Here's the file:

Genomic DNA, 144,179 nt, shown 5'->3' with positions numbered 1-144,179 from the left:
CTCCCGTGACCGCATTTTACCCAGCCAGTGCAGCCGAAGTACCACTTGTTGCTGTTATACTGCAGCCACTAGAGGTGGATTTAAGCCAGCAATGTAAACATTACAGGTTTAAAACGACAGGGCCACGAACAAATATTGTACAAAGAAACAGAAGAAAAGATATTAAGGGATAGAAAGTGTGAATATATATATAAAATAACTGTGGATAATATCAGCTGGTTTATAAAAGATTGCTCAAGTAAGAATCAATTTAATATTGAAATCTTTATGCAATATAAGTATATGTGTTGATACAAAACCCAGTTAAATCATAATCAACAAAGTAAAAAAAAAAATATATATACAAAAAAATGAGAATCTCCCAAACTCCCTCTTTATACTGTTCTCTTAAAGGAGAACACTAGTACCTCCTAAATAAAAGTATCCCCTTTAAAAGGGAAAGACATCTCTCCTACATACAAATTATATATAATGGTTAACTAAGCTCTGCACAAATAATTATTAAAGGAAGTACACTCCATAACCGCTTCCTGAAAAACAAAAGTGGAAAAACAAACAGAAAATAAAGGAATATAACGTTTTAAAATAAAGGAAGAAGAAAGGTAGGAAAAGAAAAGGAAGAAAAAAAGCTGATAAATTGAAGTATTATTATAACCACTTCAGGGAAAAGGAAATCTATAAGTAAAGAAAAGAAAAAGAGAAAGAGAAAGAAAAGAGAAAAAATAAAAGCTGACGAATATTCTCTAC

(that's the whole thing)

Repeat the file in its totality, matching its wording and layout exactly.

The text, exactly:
Genomic DNA, 144,179 nt, shown 5'->3' with positions numbered 1-144,179 from the left:
CTCCCGTGACCGCATTTTACCCAGCCAGTGCAGCCGAAGTACCACTTGTTGCTGTTATACTGCAGCCACTAGAGGTGGATTTAAGCCAGCAATGTAAACATTACAGGTTTAAAACGACAGGGCCACGAACAAATATTGTACAAAGAAACAGAAGAAAAGATATTAAGGGATAGAAAGTGTGAATATATATATAAAATAACTGTGGATAATATCAGCTGGTTTATAAAAGATTGCTCAAGTAAGAATCAATTTAATATTGAAATCTTTATGCAATATAAGTATATGTGTTGATACAAAACCCAGTTAAATCATAATCAACAAAGTAAAAAAAAAAATATATATACAAAAAAATGAGAATCTCCCAAACTCCCTCTTTATACTGTTCTCTTAAAGGAGAACACTAGTACCTCCTAAATAAAAGTATCCCCTTTAAAAGGGAAAGACATCTCTCCTACATACAAATTATATATAATGGTTAACTAAGCTCTGCACAAATAATTATTAAAGGAAGTACACTCCATAACCGCTTCCTGAAAAACAAAAGTGGAAAAACAAACAGAAAATAAAGGAATATAACGTTTTAAAATAAAGGAAGAAGAAAGGTAGGAAAAGAAAAGGAAGAAAAAAAGCTGATAAATTGAAGTATTATTATAACCACTTCAGGGAAAAGGAAATCTATAAGTAAAGAAAAGAAAAAGAGAAAGAGAAAGAAAAGAGAAAAAATAAAAGCTGACGAATATTCTCTAC